Federal Way taxpayers will pay more for education
By KYRA LOW
Federal Way Mirror Reporter
May 14, 2010 · Updated 1:42 PM
The passage of Senate and House Bill 2893 means that Federal Way schools will avoid making any major cuts this year. That doesn't mean the school district is in favor of the bill.
Senate and House Bill 2893, which passed during the last legislative session, allowed school districts to lift levies by 4 percent.
"It's a short-term solution to a long-term problem," Chief Financial Officer Sally McLean said at a presentation to the school board Tuesday night.
Levy lids were created in the 1980s and set statewide at 24 percent. However, many districts were grandfathered in at their current rate, which was higher than the 24 percent. Federal Way's rate is set at 24.9 percent.
With the state bumping the rate up 4 percent for every district, the district can now collect 28.9 percent. This now means that Federal Way residents are paying more for education, rather than the state, which made the cuts.
"They're shifting it to the local voters," McLean said. "It violates the state constitution."
Levies weren't originally meant to pay for basic education. They were designed to help pay for supplemental education, like art programs, McLean said. However, McLean said that at her last check, two-thirds of the levy funds were going toward basic education costs in Federal Way.
The bill, by simply upping the levy amount, does not fix the inequality of student funding, according to the district. In the past, the district has stood by that assertion, writing letters to legislators and even embarking on a court case in an attempt to force the state to "fully fund" education.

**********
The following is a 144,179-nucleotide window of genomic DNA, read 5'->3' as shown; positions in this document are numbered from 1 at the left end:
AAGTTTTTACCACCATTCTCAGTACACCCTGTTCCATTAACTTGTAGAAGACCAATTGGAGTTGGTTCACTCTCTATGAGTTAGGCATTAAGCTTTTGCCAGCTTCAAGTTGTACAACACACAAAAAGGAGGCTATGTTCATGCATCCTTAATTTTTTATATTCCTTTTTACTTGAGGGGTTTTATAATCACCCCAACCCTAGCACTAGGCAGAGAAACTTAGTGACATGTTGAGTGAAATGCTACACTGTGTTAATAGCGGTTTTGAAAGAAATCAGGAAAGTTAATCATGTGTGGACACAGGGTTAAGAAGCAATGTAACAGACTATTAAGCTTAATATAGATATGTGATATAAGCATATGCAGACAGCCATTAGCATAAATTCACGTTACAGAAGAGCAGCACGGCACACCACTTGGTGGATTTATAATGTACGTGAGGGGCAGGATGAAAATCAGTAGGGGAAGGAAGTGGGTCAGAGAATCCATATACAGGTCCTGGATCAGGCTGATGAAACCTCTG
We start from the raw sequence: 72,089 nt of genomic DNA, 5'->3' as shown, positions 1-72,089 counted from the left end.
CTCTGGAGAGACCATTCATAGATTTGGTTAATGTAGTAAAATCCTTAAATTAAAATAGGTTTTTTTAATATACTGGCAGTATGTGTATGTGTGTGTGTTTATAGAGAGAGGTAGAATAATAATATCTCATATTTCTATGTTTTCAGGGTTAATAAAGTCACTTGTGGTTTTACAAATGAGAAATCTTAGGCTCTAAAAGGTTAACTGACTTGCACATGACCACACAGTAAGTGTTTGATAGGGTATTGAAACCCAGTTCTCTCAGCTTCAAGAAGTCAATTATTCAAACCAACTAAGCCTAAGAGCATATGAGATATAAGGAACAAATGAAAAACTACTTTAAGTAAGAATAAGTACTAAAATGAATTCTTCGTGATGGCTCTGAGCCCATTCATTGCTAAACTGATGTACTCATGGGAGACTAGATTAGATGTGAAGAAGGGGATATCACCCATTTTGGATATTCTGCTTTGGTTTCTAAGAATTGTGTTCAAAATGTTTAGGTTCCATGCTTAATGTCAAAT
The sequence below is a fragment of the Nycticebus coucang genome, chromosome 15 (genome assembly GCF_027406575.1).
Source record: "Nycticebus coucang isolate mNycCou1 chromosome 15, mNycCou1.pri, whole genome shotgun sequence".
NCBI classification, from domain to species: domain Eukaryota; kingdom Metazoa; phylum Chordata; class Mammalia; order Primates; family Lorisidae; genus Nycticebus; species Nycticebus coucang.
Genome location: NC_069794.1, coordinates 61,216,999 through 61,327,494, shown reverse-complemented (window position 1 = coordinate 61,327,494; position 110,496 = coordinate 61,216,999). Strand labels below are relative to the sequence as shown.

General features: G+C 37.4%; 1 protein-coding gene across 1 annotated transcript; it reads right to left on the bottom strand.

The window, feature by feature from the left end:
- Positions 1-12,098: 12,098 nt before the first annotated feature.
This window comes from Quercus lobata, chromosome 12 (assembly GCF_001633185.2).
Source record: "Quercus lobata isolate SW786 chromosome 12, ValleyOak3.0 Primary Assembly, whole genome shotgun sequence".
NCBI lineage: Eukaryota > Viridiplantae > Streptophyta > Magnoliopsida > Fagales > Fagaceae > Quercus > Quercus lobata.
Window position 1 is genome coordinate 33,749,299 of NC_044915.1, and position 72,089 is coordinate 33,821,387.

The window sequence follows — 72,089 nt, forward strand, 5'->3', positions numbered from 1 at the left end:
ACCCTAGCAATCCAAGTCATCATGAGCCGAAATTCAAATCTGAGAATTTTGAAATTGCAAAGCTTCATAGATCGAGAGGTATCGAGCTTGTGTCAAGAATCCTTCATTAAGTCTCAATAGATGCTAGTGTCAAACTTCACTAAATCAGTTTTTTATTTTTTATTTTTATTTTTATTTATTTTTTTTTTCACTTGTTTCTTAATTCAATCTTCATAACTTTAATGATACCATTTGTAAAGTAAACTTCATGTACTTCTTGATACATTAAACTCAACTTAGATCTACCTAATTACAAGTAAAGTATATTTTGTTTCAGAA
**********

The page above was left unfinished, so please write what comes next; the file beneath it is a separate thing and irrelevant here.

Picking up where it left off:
Under the new 4 percent increase, the same inequities are still there, McLean said.
For example, comparing Federal Way to Bellevue, the levy dollars collected in Bellevue are $2,392 per student. In Federal Way, even with the state's contribution to the levy equalization, the amount is only $2,107. It may not seem a lot at first glance, but that $285 difference can add up. The district has over 21,000 students, multiply that by the $285 and the district could be getting another $5.9 million if they were funded the same as Bellevue.
In addition, Bellevue doesn't have to pay as much for that education levy, according to numbers presented by McLean.
Bellevue, and other similar districts are property rich districts, with a $39.8 billion assessed valuation. Federal Way is substantially lower, at $12 billion. That means that even to get that aforementioned student funding amounts, Bellevue has a local tax rate of only $0.94 per $1,000 assessed value. Federal Way residents on the other hand, have $3.94. The average home value in Bellevue, according to McLean, is $470,110 and the average homeowner's tax is $442. Meanwhile in Federal Way, the average home value is $200,998 and the average homeowner pays $651.
The district believes that "SHB 2893 just compounds the inequalities that currently exist in local levies and shifts more of the state's constitutional obligation to fund basic education to local voters," McLean said.Contact Federal Way Mirror Reporter Kyra Low at firstname.lastname@example.org or (253) 925-5565.